Baked Mac and Cheese, Two Ways
Why It Works
- Extra grated cheese folded into the pasta and cheese sauce creates tiny pockets of stretchy, melted, intensely flavored cheese.
- A buttery panko bread crumb topping bakes up crisp, with a light crunchiness.
This classic béchamel-based mac and cheese is loaded to the hilt with cheese. Not only do we pack as much cheese as we can into the sauce itself, but we then mix the cooked pasta and cheese sauce with additional grated cheese, for tiny pockets of stretchy, melty bits throughout. One of the benefits of this method is that you can get enhanced browning in the oven, especially on the bottom and sides of the baking dish, thanks to the flour and butter in the sauce.
1 pound (450g) elbow macaroni
7 tablespoons (105g) unsalted butter, divided
2 tablespoons (16g) all-purpose flour
2 cups (475ml) milk
12 ounces (340g) grated sharp cheddar cheese (see note)
1 teaspoon (5ml) hot sauce, such as Frank's RedHot
1/2 teaspoon (2g) mustard powder
1/4 teaspoon (1g) garlic powder
1/4 pound (115g) grated Gruyère cheese (see note)
1 cup panko bread crumbs (2 ounces; 55g)
Preheat oven to 400°F (200°C). In a medium pot of salted boiling water, cook elbow macaroni until just shy of al dente, about 2 minutes less than cooking time indicated on package. Drain, then transfer pasta to a large mixing bowl and toss with 2 tablespoons (30g) butter until butter is melted and pasta is evenly coated. Set aside.
In a large saucepan, melt 2 tablespoons (30g) butter over medium-high heat (do not allow it to brown). Add flour and whisk to form a paste. Continue to cook, stirring, until raw flour scent is gone, about 1 minute. Whisking constantly, add milk in a thin, steady stream, whisking constantly and thoroughly and getting into all corners of the pan to maintain a homogeneous texture. Sauce will initially become very thick, then get very thin once all the milk is added.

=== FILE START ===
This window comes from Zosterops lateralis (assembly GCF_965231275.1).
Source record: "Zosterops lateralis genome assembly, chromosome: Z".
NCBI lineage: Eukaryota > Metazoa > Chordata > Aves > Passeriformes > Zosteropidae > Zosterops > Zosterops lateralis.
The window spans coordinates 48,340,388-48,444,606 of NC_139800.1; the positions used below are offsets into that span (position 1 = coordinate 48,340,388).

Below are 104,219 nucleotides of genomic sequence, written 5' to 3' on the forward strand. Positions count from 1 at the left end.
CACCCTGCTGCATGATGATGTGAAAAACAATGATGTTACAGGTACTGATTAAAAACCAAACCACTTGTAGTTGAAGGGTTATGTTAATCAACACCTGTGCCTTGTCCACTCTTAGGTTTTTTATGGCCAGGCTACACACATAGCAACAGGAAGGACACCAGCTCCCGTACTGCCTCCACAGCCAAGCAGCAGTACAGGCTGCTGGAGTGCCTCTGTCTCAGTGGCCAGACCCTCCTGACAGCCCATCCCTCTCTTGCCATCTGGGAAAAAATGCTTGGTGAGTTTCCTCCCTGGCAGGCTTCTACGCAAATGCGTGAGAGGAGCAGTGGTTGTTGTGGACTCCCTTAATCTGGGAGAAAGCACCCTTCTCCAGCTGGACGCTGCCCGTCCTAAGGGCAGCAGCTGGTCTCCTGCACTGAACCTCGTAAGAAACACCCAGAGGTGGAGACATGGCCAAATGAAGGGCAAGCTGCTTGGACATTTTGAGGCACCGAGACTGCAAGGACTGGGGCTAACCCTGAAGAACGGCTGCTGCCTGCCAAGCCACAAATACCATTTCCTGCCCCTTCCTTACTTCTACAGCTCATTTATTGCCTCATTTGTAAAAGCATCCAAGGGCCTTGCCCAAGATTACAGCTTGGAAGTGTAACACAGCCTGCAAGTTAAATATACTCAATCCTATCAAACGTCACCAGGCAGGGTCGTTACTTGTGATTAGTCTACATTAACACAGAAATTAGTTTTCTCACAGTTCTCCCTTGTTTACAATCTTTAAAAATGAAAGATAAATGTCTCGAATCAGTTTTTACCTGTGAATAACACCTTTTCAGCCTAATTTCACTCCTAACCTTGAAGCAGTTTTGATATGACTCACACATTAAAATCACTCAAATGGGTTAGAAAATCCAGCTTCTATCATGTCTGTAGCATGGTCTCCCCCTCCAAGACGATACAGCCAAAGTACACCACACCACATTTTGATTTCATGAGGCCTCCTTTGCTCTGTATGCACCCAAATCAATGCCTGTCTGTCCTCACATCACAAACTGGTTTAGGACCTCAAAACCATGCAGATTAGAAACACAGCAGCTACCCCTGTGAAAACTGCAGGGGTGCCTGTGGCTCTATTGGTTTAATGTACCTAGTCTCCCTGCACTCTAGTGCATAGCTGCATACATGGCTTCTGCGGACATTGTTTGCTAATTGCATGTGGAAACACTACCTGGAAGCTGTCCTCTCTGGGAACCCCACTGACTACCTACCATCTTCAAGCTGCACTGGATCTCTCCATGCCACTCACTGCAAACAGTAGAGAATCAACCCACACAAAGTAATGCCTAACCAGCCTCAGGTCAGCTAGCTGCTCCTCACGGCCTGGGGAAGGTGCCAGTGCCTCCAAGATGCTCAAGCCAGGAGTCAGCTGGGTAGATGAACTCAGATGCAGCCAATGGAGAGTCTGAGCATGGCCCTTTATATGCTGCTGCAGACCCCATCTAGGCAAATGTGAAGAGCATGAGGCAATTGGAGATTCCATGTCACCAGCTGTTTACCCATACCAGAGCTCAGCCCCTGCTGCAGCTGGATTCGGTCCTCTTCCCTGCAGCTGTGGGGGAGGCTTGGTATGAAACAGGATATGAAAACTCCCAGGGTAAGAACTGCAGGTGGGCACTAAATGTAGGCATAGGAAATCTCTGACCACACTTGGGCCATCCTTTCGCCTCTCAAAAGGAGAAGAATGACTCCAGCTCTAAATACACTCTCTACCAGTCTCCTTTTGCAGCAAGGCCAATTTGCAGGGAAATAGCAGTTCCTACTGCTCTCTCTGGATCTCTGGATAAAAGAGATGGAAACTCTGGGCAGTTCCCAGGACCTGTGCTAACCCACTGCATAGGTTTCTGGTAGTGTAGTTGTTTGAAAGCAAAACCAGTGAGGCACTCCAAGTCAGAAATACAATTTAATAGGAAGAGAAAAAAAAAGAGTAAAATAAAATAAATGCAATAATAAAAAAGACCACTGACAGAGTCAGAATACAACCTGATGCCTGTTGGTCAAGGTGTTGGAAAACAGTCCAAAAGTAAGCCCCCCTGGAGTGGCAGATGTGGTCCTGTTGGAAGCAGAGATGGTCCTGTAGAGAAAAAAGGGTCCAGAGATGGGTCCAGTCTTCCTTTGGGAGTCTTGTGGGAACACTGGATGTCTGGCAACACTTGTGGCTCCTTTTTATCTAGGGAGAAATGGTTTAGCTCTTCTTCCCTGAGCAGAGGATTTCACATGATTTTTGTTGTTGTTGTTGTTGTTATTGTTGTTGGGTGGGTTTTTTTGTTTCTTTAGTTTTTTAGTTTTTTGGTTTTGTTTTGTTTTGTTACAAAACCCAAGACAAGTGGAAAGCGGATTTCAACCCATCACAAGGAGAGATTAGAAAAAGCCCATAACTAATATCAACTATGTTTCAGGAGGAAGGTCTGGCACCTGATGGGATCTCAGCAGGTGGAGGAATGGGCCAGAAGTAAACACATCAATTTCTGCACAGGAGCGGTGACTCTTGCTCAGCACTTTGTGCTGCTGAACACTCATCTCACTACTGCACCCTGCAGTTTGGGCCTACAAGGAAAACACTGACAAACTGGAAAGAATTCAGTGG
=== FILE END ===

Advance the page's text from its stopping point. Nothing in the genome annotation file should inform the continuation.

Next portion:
Heat, stirring, until sauce comes to a simmer and begins to thicken slightly. Reduce heat to medium-low and, working in increments, whisk in cheddar cheese until a smooth, emulsified cheese sauce forms; do not let sauce come to a boil once cheese is added. Whisk in hot sauce, mustard powder, and garlic powder. Season with salt if necessary.
Scrape cheese sauce into pasta and mix until evenly coated. Let cool slightly, then add grated Gruyère and mix well. Scrape pasta into a 9- by 13-inch baking dish and smooth surface into an even layer.
Add panko to a small mixing bowl. Melt remaining 3 tablespoons (45g) butter, then add to panko and mix until evenly coated. Season with salt. Scatter panko all over surface of mac and cheese in an even layer. Bake on top rack of oven until browned and bubbling, about 45 minutes (ovens can vary; check often to prevent top from burning).
Let mac and cheese rest 15 minutes, then serve. Leftover mac and cheese can be refrigerated for up to 5 days; it reheats surprisingly well in the microwave or oven.
For the cheese, any semi-firm cheese, such as cheddar, Swiss, Gruyère, Fontina, or Jack, can work here; feel free to use whichever appeals to you. Casserole can be assembled through the end of step 4, then covered and stored in the refrigerator for up to 5 days before baking. Increase baking time by 15 minutes if refrigerated.
This Recipe Appears In
|Nutrition Facts (per serving)|
|Amount per serving|
|% Daily Value*|
|Total Fat 32g||41%|
|Saturated Fat 19g||93%|
|Total Carbohydrate 28g||10%|
|Dietary Fiber 1g||5%|
|Total Sugars 4g|
|Vitamin C 1mg||3%|
|*The % Daily Value (DV) tells you how much a nutrient in a food serving contributes to a daily diet. 2,000 calories a day is used for general nutrition advice.|